chart of number of homes vs. their energy usage, described by the Home Energy Score rating. A score of 1 uses the most energy
Homes distributed by how much energy they use are mapped onto the DOE’s Home Energy Score (1 to 10). (DOE)

With the score, you also get an estimate of energy costs, recommendations for upgrades to improve your score, and how much the upgrades would save you in cash and carbon emissions. That prescription is similar to what you can expect with a home energy audit, which the DOE also encourages — and which the federal government incentivizes with a 30 percent tax credit, 25C. Until the end of the year, the cost of getting a Home Energy Score qualifies for the 25C tax break, according to the DOE.

But a Home Energy Score assessment is designed to be less comprehensive than a full-scale energy audit in order to be quicker (around an hour) and cheaper (average cost depends on the market, but in the $125 to $300 range). Whereas a thorough energy audit deploys tests to measure energy use and loss, Home Energy Score assessments model energy usage instead.

Besides the Home Energy Score, there are loads of green-home certifications out there, including Energy Star, LEED, Pearl and Passive House. But what sets Home Energy Score apart is its simplicity, said Beth Baxter, associate director at TRC Companies, who works in energy efficiency. It’s so clear for the consumer,” she said.

Baxter recently got a Home Energy Score report for a property she owns in Michigan. She appreciated seeing what her score is now and how she could boost it, she said. More people should use these” scores.

For added appeal, homes with high Home Energy Scores sell for more. A 2022 study by the DOE’s Lawrence Berkeley National Laboratory found that in cities requiring Home Energy Scores, a one-point increase was associated with a half-percent boost in sales price. A home with the top score of 10 would therefore likely sell for 2.5 percent more than a home with a middling score of 5.

The Home Energy Score program does have some limitations, though. The DOE tool used to calculate the scores currently only applies to single-family homes and townhouses. And to the chagrin of climate-conscious city officials who are urging residents to swap out fossil-fired furnaces for electric heat pumps, the tool is fuel-agnostic.” It’ll suggest upgrading to a more efficient gas appliance if that’s what it calculates to be most cost-effective.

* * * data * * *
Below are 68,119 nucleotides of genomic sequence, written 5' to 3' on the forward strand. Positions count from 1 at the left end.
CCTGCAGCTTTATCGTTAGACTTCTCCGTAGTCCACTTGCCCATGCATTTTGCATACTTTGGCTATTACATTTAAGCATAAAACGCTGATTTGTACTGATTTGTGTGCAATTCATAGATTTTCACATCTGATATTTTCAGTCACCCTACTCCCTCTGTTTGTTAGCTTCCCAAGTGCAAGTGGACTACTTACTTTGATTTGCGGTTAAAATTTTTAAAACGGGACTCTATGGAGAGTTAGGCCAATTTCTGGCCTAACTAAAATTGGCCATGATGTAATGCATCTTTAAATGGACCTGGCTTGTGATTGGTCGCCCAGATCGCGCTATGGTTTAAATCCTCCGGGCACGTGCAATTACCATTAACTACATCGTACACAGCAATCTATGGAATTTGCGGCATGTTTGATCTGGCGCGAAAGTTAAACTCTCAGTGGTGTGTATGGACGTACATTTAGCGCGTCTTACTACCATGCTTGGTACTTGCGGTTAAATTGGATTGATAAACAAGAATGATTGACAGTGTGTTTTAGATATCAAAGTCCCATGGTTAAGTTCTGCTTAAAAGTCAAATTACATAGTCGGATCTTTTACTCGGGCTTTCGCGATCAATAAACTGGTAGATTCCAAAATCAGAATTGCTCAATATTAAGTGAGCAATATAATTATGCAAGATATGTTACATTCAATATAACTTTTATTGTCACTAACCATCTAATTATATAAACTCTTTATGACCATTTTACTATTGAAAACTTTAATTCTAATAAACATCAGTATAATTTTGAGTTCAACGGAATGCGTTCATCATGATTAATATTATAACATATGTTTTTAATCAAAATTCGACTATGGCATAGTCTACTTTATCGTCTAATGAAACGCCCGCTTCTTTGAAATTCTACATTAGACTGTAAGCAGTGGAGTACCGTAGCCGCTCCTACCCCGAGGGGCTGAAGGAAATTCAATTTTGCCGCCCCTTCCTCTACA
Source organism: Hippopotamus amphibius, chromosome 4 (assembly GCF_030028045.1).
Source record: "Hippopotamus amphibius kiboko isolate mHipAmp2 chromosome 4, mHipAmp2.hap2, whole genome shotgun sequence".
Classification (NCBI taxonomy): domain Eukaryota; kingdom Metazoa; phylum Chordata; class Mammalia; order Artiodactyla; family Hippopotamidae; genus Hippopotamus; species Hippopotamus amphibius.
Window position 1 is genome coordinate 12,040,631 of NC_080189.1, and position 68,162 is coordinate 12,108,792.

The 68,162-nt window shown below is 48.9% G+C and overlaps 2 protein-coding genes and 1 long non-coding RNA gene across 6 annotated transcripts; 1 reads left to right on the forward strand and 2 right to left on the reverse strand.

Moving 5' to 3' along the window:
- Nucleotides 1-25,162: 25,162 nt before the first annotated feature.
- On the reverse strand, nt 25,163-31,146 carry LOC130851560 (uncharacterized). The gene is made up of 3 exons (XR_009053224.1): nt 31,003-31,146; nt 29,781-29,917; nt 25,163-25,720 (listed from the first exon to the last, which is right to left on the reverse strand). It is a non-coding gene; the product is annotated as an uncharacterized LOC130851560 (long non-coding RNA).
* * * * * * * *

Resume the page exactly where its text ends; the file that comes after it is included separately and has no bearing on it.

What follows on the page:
But the agency is coming out with an update that can tabulate Home Energy Scores for multifamily units and manufactured homes. It’ll also have an electrification option to help cities and homeowners decarbonize. The DOE plans to release the update by the end of the year, Plog told Canary Media.

Finding Home Energy Scores in the real (estate) world

If you’re looking for a home, keep an eye out for Home Energy Scores in the listings. Seeing a score could sway your selection; a sunny five-bedroom house with warm wood trim and soaring living spaces loses some luster when you find out it has an Energy Score of 1. (I speak from experience.)

If you’re curious to see what U.S. homes have gotten Home Energy Scores at any point, you can check out the Green Building Registry, a site developed and updated by the nonprofit Earth Advantage. (The site allows you to filter by other building performance certifications, as well.)

And to get a Home Energy Score yourself, you can find a certified assessor by checking with your utility, searching the DOE partner map and assessor database, or scouring the web with the search terms Home Energy Score” plus the name of your town. You could also ask about Home Energy Scores when you’re shopping for an energy audit; some utility programs and home weatherization companies offer Home Energy Scores separately or as an add-on.

Whether or not you opt to get a Home Energy Score, if you own a home, Brett Little, education manager at the nonprofit GreenHome Institute, recommends investing in energy-efficiency upgrades to increase your home’s resale value. It’s not any different than a Realtor who gives people advice like, Before you sell, make sure you paint the walls,’” Little said. Add energy-efficient improvements to that to-do list, because that’s what people want.” But getting a Home Energy Score can clearly communicate that value to homebuyers — which otherwise might be all too easy to overlook.

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Alison F. Takemura is staff writer at Canary Media. She reports on home electrification, building decarbonization strategies and the clean energy workforce.